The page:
‘Lit Up with the Lurid Hue of a Conflagration’ – Columbia Burns

February 17, 1865 (Friday)

George Stone’s Fifteenth Corps brigade had been selected to first cross the Broad River and enter Columbia, South Carolina’s capital city. Before dawn, they were ready. As there was no bridge, they had to be ferried over in boats. The first two, departing just before 4am, were loaded full with sharpshooters. The rest of the brigade soon followed with Stone among them.

The ruins of Columbia.
The ruins of Columbia.

They came first upon a small detachment of enemy skirmishers, and then more. Stone made some final preparations and shortly ordered a charge, which cleared the way.

“Having driven the enemy in our front,” recorded Stone a few days later, “and noticing a demonstration on his [the enemy’s] right to turn my left, I ordered a halt and commenced throwing up a line of works while waiting for the advance of Brevet Brigadier-General [William] Woods’ brigade to get over. So soon as I discovered this brigade had commenced crossing, I moved for the city, easily driving the regiment of cavalry that disputed our advance.”

As they came to about a mile from the city limits, Stone espied the mayor, T.J. Goodwyn, and a few other city officials. They were riding toward his advance in a carriage under a flag of truce. Their query was terms.

“I refused anything but an unconditional surrender,” continued Stone, “which, after a few words, he consented to and unconditionally surrendered the city of Columbia.”

Stone joined the mayor in his carriage, along with a few of his staff and fellow officers. But when they drew nearer the city, Stone noticed fifteen or so Union skirmishers being driven back by Confederate cavalry apparently unaware of the surrender.

“I at once called a corporal and three men, who happened to be near me,” Stone wrote, “and put the mayor and aldermen in the corporal’s charge, and with Major Anderson took about forty of my flankers and advanced on the cavalry. The corporal was instructed that in case one man was killed or wounded he should at once shoot the mayor and his party.” Fortunately for all, Stone and his forty flankers drove back the enemy without loss.

Once inside the city, Stone went to the state-house “and planted the first U.S. flag on that building.” This took but an hour, but within that hour, hell had broken loose.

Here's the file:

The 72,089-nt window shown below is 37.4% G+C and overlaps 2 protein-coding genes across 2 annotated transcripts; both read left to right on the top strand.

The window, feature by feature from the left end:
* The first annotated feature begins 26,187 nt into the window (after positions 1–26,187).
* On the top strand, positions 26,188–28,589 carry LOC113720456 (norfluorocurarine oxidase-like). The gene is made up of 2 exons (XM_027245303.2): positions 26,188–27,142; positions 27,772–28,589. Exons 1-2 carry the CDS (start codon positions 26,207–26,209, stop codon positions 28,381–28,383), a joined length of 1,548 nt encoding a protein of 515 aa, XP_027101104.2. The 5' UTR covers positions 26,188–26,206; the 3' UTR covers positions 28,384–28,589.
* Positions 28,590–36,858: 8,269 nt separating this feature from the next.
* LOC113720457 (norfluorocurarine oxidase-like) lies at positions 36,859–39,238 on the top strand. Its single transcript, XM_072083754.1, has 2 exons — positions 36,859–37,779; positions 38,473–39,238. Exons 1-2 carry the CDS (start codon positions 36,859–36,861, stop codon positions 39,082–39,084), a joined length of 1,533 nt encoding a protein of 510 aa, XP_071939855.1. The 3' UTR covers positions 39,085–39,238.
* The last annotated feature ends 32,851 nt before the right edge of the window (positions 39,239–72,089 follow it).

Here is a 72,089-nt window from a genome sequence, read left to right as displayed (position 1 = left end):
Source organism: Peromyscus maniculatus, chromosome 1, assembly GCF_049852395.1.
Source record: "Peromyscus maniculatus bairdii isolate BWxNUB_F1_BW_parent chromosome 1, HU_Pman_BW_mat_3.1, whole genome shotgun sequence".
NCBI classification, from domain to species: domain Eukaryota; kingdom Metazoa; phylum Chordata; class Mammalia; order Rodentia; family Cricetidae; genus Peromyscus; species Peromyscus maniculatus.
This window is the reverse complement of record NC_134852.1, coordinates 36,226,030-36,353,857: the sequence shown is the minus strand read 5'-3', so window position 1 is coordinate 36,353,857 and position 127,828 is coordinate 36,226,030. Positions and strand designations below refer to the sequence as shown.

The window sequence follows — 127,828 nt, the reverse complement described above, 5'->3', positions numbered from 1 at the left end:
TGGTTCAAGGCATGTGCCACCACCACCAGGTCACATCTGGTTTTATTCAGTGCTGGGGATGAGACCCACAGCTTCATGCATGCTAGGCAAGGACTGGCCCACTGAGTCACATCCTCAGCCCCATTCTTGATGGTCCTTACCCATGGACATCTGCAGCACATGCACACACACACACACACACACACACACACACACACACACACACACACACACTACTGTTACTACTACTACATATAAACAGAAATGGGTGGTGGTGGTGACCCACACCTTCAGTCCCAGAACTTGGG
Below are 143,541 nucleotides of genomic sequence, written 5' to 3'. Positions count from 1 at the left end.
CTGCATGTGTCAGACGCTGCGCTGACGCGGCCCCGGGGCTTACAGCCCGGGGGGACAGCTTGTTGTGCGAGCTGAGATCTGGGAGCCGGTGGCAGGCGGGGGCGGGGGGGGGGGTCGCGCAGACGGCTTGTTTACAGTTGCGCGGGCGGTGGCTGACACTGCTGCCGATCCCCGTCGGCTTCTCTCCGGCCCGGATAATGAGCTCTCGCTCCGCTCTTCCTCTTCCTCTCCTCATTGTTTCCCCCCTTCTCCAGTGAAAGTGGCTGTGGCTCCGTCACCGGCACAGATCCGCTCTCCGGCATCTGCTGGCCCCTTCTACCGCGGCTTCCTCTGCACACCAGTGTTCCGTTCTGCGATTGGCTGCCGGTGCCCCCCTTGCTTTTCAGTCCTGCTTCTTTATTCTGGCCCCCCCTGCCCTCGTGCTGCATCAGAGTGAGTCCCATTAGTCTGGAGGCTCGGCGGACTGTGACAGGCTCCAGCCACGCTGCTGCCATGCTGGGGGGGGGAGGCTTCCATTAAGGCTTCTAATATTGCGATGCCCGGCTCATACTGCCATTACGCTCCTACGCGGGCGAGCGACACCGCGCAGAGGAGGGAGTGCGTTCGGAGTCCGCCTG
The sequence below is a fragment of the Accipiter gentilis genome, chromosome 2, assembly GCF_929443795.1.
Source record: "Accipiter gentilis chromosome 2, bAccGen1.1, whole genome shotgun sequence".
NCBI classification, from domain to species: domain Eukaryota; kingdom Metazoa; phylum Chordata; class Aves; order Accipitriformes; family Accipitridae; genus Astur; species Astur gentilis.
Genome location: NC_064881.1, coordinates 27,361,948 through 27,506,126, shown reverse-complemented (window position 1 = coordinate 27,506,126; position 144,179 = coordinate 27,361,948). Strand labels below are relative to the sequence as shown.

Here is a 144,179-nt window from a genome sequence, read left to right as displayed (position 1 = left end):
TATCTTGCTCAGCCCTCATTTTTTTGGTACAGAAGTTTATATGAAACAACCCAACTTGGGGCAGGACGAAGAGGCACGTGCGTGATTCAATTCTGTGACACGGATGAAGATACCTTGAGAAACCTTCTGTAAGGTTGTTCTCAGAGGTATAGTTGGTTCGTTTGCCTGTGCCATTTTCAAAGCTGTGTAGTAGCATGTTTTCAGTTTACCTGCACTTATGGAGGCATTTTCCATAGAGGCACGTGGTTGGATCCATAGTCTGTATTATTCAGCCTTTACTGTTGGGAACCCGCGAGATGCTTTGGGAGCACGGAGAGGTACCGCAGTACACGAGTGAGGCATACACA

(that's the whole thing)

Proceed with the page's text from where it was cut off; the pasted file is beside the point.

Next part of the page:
“When I rejoined my command, [I] found a great number of the men drunk. It was discovered that this was caused by hundreds of negroes who swarmed the streets on the approach of the troops and gave them all kinds of liquors from buckets, bottles, demijohns, &c. The men had slept none the night before, and but little the night before that, and many of them had no supper the night before, and none of them breakfast that morning, hence the speedy effect of the liquor. I forthwith ordered all the liquor destroyed, and saw fifteen barrels destroyed within five minutes after the order had been given.”

Before long, Stone could see drunk men from every regiment of the Fifteenth as well as the Seventeenth Corps, and even some from the cavalry. Upon General Woods’ orders, Stone posted guards on private dwellings, but this wasn’t enough. Twice he called upon Woods for reinforcements, but none came.


“About 8 o’clock,” remembered Stone, “the city was fired in a number of places by some of our escaped prisoners and citizens (I am satisfied I can prove this), and as some of the fire originated in basements stored full of cotton it was impossible to extinguish it.”

That some of the newly-free Union prisoners started fires was confirmed by Stone. And that the citizens of Columbia started others was suggested by Confederate Major N.R. Chambliss, in charge of the arsenal. The Confederates had evacuated just before dawn, and, according to him, “the city was in the wildest terror. The army had been withdrawn (3a.m.), the straggling cavalry and rabble were stripping the warehouses and railroad depots, and the city was illuminated with burning cotton.”

According to this Confederate, before the Federals even arrived, part of the city was on fire. Wade Hampton, helming the Confederate cavalry vehemently denied ordering any of his men to set flame to the cotton, though several escaped Federal prisoners contend that the Rebel troops did anyway. There are still other Confederates who held that no fires were present prior to the arrival of the Federals.

General Sherman had ridden into the city and met with the mayor, riding around the city, avoiding random Confederates and fires. After, Sherman visited a few old friends he knew before the war, and then took a nap. He was woken by the flicking light of fires.